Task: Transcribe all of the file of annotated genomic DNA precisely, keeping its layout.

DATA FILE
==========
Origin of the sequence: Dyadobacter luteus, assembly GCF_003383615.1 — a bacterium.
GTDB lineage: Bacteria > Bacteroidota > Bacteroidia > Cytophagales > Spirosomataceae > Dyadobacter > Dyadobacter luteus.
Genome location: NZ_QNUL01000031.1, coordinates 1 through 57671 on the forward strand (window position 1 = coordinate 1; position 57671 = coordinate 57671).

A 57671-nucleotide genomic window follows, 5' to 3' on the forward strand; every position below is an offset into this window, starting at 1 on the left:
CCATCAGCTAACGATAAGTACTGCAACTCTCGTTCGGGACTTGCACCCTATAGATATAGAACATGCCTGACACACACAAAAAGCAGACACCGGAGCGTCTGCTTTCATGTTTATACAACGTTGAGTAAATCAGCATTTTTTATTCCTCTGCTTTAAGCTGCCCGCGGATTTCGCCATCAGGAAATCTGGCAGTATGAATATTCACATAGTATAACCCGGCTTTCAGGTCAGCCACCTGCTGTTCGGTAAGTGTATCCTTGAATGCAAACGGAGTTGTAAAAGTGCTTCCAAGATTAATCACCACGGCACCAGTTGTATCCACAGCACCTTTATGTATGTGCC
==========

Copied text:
Origin of the sequence: Dyadobacter luteus, assembly GCF_003383615.1 — a bacterium.
GTDB lineage: Bacteria > Bacteroidota > Bacteroidia > Cytophagales > Spirosomataceae > Dyadobacter > Dyadobacter luteus.
Genome location: NZ_QNUL01000031.1, coordinates 1 through 57671 on the forward strand (window position 1 = coordinate 1; position 57671 = coordinate 57671).

A 57671-nucleotide genomic window follows, 5' to 3' on the forward strand; every position below is an offset into this window, starting at 1 on the left:
CCATCAGCTAACGATAAGTACTGCAACTCTCGTTCGGGACTTGCACCCTATAGATATAGAACATGCCTGACACACACAAAAAGCAGACACCGGAGCGTCTGCTTTCATGTTTATACAACGTTGAGTAAATCAGCATTTTTTATTCCTCTGCTTTAAGCTGCCCGCGGATTTCGCCATCAGGAAATCTGGCAGTATGAATATTCACATAGTATAACCCGGCTTTCAGGTCAGCCACCTGCTGTTCGGTAAGTGTATCCTTGAATGCAAACGGAGTTGTAAAAGTGCTTCCAAGATTAATCACCACGGCACCAGTTGTATCCACAGCACCTTTATGTATGTGCC